Bartlett Real Estate Institute Beyond Placemaking workshop identifies need for place science
8 May 2019
The need to establish a new discipline of ‘Place Science’ based on robust, empirical evidence of place quality and value was identified during BREI’s Beyond Placemaking workshop.
The event, which was part of BREI’s series of Rethinking Real Estate workshops, explored factors affecting place design, the benefits of good placemaking and what is needed to create places that provide social, environmental, economic and health benefits.
Opening the debate, provocateur Matthew Carmona, professor of Planning & Urban Design at UCL’s Bartlett School of Planning (BSP), said place quality and value were interlinked in a virtuous loop where the quality dictated the value and the value defined the quality.
“This requires an understanding of place, quality and value which goes beyond the normal policy or professional silos from which we usually approach these issues,” Prof Carmona said.
Professor Carmona has created Place Value Wiki to gather research evidence about the relationship between place quality and place value. The resource has been honed down to 271 empirical research studies and classifies the evidence under the four policy arenas of society, health, environment and economy. This wiki is now live and attracting further contributions as an open source platform.
Prof Carmona, in conjunction with BSP and the Place Alliance, has also created the Ladder of Place Quality for decision-makers to use when considering the quality and value of a place. The tool envisages place quality as a ladder that climbs from the qualities that should be avoided because they undermine value, such as car dependency and extensive suburbanisation, through to those where the evidence is so robust they should be required. These include green spaces, mixed uses, low levels of traffic, good walking and cycling provision, and good public transport connectivity.
“These are things we’ve been prescribing for years but we can now prescribe them with much more confidence because there’s a huge amount of evidence underpinning these qualities,” said Prof Carmona.
He concluded that place quality had such a profound impact on people’s lives it should no longer be seen as a luxury for the wealthy or afforded only when times were good. “It should be seen as a basic necessity of life,” he said.
As a respondent, Nicholas Boys Smith, founding director of Create Streets, outlined some of the specific place values identified by the organisation’s surveys. The research revealed that built-up area density, the distance to a listed building, land-use richness and mixed uses were good predictors of places that appealed.
Richly detailed places with greenery scored highly and places with large areas of tarmac scored poorly, although large areas of unused land, sometimes with trees, were associated with deprivation.
In visual preference surveys, people tended to favour more traditional architecture, said Boys Smith.
“It’s not an argument for one style or another but there are some aspects of tradition – complexity, composure, repetition without obsessiveness – that people prefer,” he said.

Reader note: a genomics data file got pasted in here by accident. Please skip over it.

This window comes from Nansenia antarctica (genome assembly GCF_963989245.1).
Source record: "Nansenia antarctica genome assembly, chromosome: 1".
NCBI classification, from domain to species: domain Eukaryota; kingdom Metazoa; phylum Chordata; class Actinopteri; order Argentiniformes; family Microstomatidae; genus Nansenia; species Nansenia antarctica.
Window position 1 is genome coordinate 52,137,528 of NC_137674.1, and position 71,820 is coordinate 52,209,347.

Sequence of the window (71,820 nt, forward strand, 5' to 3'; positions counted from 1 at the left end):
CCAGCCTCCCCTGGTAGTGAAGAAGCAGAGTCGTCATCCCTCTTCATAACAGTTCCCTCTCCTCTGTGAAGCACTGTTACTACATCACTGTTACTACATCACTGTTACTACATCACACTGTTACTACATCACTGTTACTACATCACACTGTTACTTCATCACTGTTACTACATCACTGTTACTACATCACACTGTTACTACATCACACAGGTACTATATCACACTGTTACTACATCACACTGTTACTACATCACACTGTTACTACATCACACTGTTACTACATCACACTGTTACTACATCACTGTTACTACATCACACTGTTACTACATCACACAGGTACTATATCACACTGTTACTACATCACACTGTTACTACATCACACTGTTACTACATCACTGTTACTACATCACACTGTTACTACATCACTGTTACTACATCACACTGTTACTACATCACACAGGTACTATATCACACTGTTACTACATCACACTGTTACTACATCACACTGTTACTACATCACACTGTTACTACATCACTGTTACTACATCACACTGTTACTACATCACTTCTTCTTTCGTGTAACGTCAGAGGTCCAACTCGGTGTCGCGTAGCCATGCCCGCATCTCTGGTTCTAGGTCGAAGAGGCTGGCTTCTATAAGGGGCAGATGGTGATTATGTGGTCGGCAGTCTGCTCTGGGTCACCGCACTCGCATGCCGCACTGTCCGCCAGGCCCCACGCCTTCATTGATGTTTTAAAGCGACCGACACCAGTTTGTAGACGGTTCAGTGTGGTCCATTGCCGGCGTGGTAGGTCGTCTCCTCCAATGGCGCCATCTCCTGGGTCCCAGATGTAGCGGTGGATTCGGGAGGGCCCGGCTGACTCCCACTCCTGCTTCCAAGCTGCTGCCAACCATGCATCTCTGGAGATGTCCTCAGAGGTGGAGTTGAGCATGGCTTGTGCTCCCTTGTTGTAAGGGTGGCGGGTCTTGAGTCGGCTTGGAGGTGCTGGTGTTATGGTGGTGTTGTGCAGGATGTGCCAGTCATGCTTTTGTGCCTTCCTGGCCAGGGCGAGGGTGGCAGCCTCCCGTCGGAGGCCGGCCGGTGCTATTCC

Prof Tim Stonor, managing director of Space Syntax Ltd, identified seven dimensions of place performance, including the need for the development of a new ‘Place Science’.
“We need to be able to talk confidently about peer-reviewed, substantial research into place. Globally, you can almost count the number of place scientists on the fingers of one hand,” he said. “Placemaking industries need better tools to understand the value of place and to create the policies and plans that will deliver place performance.” The other six dimensions of this are: human transaction; speed; fragmentation; functionality; street; and grid.
Human transaction, said Prof Stonor, was the fundamental output factor of place. “It’s why we make cities, towns and places. Places are the engine of transaction and we need transaction to form social relations that gives us a social existence. They also create the inventions that drive business,” he said. These human transactions were enhanced by reducing traffic speeds and reducing the fragmentation sometimes created by well-intentioned environmentalism.
“The new towns programme has created places where you’re unlikely to see anyone unless you go into the shopping centre so transactions are diminished,” he said. Places also needed multiple uses, or functionality, and to be adaptable for the future. Streets, and the main street in particular, were pivotal to transactions and invention, while the connected grid of streets also provided an environment for transactions.
Professor Yolande Barnes, chair of the BREI, talked about the need and advantages for investors in whole places rather than single-use, separate buildings. She cited The Student Hotel in Florence as a good example of how this type of investment and management operation might work and how important it was not just to design buildings, but also the land, money and management models to go with it. This particular site illustrates the potential future of real estate globally because it manages a wide range of human activities and comprises not just living and staying accommodation but co-working areas, conference facilities, leisure, food and beverage - leased by the hour, day, week, month or year.
Valued and valuable places required active management that might in future be more akin to hospitality management than traditional real estate, she added. This puts ‘real estate as a service’ front and centre. “Places are buildings plus human interactions – but unless we consider how the money and the space are being managed, we’ve missed half the story,” said Prof Barnes.